Hobey stared straight ahead. “There’s a distinct probability I’ve heard everything you ever have and more than you ever will. Besides -” Now he did turn.  “That was a ship. A human ship. There’s no room in this thing for ghosts bigger than a few feet.”

Eben gave in to a laugh, but his eyes were fixed on the rapidly approaching shadow.

They stopped a short distance away.

Wix’s voice came through the link. “What d’you see?

Eben related: “It’s completely black. As in, the blackest. Shine a laser on this thing you’ll get nothing back . . . Likewise, having some trouble with visual identification, despite what the instruments are telling us, because you can hardly see the damn thing! From a distance it looked like – a coffin. But now it’s blurring, like my eyes don’t want to take it in. Don’t think it’s solid. Kind of lumpy. A rough rectangle, more like a lozenge really, nothing in the way of edges or straight lines. No markings whatsoever. Oh, and definitely not natural.”

“There’s symmetry,” Hobey added. “The object’s proportioned around a central axis – and the boy’s right, this wasn’t formed, but built by something . . . Looks like you got your aliens, Wix. I’m going to touch it.”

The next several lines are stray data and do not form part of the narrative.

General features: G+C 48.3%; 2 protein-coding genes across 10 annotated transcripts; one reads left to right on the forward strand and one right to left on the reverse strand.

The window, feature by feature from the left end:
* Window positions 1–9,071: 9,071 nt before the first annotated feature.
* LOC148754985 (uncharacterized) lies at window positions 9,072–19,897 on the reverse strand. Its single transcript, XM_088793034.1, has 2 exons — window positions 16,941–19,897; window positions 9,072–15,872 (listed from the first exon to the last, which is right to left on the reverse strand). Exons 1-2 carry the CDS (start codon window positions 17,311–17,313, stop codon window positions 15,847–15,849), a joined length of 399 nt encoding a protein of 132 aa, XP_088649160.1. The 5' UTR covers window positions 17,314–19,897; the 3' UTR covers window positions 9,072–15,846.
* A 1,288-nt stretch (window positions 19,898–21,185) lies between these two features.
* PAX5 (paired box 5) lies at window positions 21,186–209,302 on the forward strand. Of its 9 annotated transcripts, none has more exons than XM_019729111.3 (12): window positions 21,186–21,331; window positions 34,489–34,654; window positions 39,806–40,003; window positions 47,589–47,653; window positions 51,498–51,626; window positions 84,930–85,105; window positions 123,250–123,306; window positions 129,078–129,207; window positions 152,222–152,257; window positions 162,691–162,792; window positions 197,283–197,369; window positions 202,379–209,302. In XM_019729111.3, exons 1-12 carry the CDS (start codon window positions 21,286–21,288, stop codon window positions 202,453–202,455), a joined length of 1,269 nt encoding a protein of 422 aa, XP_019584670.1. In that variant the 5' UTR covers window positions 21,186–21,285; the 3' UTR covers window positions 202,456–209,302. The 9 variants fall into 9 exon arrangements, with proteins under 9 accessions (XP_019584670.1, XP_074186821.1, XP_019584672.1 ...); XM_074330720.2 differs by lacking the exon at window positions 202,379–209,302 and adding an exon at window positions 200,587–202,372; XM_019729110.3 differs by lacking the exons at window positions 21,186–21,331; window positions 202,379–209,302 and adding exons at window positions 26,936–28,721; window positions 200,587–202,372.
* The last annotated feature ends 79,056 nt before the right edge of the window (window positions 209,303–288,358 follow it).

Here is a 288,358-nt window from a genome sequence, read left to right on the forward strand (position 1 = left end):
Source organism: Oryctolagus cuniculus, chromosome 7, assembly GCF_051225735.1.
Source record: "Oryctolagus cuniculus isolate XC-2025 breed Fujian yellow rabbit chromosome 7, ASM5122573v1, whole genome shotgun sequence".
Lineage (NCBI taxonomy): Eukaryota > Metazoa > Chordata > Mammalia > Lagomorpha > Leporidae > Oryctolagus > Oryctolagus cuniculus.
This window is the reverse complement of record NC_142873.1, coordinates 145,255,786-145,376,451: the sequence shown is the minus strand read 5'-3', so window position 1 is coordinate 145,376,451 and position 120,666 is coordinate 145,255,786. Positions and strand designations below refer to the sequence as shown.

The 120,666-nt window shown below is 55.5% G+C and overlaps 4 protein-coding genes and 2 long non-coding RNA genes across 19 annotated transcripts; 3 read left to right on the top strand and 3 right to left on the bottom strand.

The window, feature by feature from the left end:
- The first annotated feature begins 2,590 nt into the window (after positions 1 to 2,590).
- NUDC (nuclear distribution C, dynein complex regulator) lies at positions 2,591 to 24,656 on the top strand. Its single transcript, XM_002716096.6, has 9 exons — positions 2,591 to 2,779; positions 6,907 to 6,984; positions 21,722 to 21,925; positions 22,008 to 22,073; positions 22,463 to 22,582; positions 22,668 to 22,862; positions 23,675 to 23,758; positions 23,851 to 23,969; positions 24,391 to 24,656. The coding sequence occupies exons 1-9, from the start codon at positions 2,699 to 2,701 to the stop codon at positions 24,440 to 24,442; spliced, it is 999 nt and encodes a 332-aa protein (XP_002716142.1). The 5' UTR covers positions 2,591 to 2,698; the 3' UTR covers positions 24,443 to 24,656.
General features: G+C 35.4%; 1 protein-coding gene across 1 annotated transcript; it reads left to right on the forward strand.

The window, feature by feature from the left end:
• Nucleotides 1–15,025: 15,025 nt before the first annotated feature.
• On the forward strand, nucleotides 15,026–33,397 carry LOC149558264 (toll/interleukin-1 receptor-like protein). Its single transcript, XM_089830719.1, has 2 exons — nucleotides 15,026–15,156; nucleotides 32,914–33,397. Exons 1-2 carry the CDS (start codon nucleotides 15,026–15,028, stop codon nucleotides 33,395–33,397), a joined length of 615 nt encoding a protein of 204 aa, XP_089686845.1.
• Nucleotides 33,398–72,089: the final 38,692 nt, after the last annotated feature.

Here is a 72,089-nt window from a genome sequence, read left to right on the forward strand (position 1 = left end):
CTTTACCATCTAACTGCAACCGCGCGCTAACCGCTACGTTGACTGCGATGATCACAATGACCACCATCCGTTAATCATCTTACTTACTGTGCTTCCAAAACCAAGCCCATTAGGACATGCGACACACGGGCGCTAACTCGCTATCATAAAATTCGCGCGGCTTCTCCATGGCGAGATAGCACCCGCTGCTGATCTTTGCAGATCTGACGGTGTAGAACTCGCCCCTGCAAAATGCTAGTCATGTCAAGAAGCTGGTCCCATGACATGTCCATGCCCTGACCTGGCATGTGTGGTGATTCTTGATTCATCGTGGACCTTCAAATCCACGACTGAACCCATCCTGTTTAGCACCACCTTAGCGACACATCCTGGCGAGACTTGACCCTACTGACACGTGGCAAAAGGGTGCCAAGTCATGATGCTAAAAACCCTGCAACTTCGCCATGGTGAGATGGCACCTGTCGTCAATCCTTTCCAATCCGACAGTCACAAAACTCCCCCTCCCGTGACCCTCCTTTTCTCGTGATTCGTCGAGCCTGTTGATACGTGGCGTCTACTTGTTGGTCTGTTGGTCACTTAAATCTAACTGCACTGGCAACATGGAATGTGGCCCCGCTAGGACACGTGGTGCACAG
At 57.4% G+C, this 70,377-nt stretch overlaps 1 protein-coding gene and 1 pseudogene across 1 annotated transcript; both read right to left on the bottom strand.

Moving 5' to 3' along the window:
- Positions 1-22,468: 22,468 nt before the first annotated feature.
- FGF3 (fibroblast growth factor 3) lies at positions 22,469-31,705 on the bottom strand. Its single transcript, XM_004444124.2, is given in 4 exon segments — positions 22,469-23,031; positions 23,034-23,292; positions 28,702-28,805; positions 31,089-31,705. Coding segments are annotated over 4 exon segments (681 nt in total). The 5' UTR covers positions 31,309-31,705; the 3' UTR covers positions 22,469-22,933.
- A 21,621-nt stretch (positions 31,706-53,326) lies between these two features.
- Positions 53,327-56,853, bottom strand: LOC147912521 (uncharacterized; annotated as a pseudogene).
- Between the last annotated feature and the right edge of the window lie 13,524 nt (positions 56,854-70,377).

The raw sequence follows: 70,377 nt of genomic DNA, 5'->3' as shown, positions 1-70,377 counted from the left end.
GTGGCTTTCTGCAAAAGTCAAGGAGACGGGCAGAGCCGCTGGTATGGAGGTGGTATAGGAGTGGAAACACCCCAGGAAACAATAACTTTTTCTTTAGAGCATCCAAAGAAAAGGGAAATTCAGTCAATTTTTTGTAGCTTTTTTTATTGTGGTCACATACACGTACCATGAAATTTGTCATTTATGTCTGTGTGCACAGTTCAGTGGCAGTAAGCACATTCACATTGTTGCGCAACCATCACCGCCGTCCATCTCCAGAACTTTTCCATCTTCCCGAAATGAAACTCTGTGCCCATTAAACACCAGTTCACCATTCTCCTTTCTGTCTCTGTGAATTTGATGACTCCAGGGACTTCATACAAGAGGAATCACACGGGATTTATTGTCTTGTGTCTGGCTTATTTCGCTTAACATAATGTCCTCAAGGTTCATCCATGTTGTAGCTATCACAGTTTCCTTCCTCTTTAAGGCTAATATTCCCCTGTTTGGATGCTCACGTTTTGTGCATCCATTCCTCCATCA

Roger that, Hobey, rather you than me, but be careful.”

“Yeah, be careful,” Eben said.  “Also, I’m thirty-four. One more boy.”

Hobey managed to remain deadpan. Triggering a quick burst on his pack, he travelled the remaining distance, reached out his gloved hand and laid it upon the object. Eben released the breath he’d been holding; he’d half expected the other’s palm to pass right through, or else watch in horror as the old bastard was sucked head first into nothingness! Hobey said, “Difficult to say for sure, feels like metal. Solid, but smooth as glass.”

Exultant cries carried through the link. Wix said, “Get them tethers on sharpish, boys. ‘Bout time you two started earning your keep!

“Aye-aye, Captain,” Hobey said. He glanced at Eben, his grizzled face split with a grin. “Except only one boy up here.”